Lombardy Hall, tucked away on Rt. 202 in Brandywine Hundred, is the former home of Gunning Bedford Jr., framer of the Constitution and Delaware’s first attorney general.
His historic home overlooks the graves of over 3,000 people – except for one: The grave of Gunning Bedford Jr.
• Will the real Gunning Bedford please stand up?
Gunning Bedford Jr. was a prominent early Delawarean. Born and raised in Philadelphia, he received his law degree from Princeton University, and later moved to Dover, Delaware, before taking up residence in Wilmington.
He served in the Continental Army, in the Delaware General Assembly, as a Continental Congressman, and was one of the framers of the Constitution, representing the First State at the U.S. Constitutional Convention in 1787, where he was a powerful advocate for the equal representation of smaller states.
He later served as the state’s first Attorney General, and as president of the Board of Trustees of Wilmington Academy, later known as Wilmington College.
In 1806 Bedford became the first Grand Master of the Grand Lodge of Ancient Free and Accepted Masons of Delaware. Fellow Masons included Delaware Constitutional signers Broom, Dickinson, and Read – and George Washington, among other founding fathers.
Unusual historical fact: There were nine Gunning Bedfords, — all related — and at one point in history, seven of them were alive at the same time. This particular Gunning Bedford used the “Jr.” to differential himself from his cousin, Gunning Bedford Sr., who was a prominent officer in the Continental Army.
• Lombardy Hall and Cemetery
Lombardy Hall, a historic stone colonial-style stone house which now serves as a Masonic lodge, is tucked away on Concord Pike in Wilmington, so hidden by trees you wouldn’t know it was there if not for the historic marker. Nestled behind the backs of businesses at the Independence Mall Shopping Center, it sits on the right side of the cemetery grounds, formerly farmland owned by Bedford.
Bedford died in the house at the age of 64. It seems logical that with the graveyard so close to his beloved home, he would be buried there, but, at the time of his death, the land surrounding the house was still part of the family farm.
After Bedford’s death, the house stayed in the family until 1847. Parcels of the land had been gradually sold off, and in 1889, some of that land was converted to a cemetery (For some time, one of the rooms in the mansion served as a morgue.). The original house had many owners and went through some renovations, until the local Masonic fraternity was able to take ownership of it in 1967. It is believed to be the only former home of a Grand Master now owned by a lodge, Granite Lodge No. 34.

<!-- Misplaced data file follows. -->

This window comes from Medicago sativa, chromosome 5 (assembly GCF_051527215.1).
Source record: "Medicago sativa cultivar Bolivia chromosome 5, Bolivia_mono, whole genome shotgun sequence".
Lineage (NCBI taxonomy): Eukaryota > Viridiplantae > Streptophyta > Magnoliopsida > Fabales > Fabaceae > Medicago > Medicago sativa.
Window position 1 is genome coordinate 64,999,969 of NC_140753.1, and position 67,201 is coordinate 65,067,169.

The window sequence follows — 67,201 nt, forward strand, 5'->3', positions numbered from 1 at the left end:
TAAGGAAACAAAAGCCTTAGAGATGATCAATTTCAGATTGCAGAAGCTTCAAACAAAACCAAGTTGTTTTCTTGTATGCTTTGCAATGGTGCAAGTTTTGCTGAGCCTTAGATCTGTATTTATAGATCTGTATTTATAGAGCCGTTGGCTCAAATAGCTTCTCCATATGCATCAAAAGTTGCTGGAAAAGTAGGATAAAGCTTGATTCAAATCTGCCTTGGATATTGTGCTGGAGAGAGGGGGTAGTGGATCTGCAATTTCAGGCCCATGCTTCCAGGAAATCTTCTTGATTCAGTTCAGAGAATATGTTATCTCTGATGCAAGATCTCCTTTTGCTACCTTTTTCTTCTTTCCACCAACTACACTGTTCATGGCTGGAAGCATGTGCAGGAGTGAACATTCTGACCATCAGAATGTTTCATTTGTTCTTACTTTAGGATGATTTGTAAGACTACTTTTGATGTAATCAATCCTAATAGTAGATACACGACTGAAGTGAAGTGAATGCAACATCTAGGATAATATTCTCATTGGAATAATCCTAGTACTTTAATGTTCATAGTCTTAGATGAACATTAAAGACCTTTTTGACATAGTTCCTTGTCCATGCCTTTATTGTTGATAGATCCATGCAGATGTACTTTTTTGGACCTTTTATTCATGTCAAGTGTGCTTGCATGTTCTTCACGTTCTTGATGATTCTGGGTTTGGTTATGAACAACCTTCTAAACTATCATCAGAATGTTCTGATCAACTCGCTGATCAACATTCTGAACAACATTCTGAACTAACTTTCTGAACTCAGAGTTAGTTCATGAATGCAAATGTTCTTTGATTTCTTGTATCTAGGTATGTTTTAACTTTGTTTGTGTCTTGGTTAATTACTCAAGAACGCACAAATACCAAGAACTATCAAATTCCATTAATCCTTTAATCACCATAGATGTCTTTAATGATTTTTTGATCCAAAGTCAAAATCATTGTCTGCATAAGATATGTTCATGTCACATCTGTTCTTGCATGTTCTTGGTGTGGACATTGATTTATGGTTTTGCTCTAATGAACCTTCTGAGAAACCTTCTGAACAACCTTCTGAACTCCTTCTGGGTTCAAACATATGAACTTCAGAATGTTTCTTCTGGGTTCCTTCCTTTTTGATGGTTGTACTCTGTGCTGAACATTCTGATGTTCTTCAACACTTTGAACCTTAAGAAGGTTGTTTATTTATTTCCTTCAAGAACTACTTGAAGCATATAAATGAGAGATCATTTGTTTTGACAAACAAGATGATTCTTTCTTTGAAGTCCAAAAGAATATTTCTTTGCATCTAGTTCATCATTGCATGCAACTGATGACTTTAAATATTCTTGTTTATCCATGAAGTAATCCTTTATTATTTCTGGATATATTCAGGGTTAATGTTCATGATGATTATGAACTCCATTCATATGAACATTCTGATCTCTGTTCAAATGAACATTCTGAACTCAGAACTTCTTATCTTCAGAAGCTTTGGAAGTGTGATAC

• Musical graves
Bedford died shortly before his 65th birthday in 1812 and was buried in the First Presbyterian Churchyard in Wilmington. Later, the church was closed (it is now the site of the Wilmington Library near Rodney Square). His remains were then moved to a spot under a private monument at the Masonic Home on Lancaster Pike in Christiana, and remained there until October of this year.
With a pending sale of the Masonic home property, efforts went into motion to find a new resting place for him . On October 24, 2013, Bedford Gunning Jr. and members of his family found a new home in a below-ground concrete vault at the Wilmington and Brandywine Cemetery, in downtown Wilmington, just blocks from his original resting place.
Today, Dec. 7, we had the chance to visit the Holiday Open House at Lombardy Hall, and I asked one of the docents about the reason for moving Gunning to W & B, rather than to the cemetery at the site of Lombardy Hall. He indicated that it was a “protection” issue, related to historical perpetual care. I’m not sure if that answer satisfied me, but, I wasn’t going to push the issue. He was a nice guy, and we were guests in his lodge today.
In any case … we also visited the new site of Gunning Bedford’s memorial. I thought it was only fitting, since this is also the anniversary of Delaware’s signing of the Constitution, otherwise known as Delaware Day.
Here are a few shots from our cemetery outing to celebrate the life and death of Gunning Bedford Jr., who helped make Delaware the First State.
Happy Delaware Day, and continue to rest in peace, Gunning.
More fun next time,
Gunning Bedford’s life was really much more interesting than I’ve compressed into a few paragraphs. Find out more here: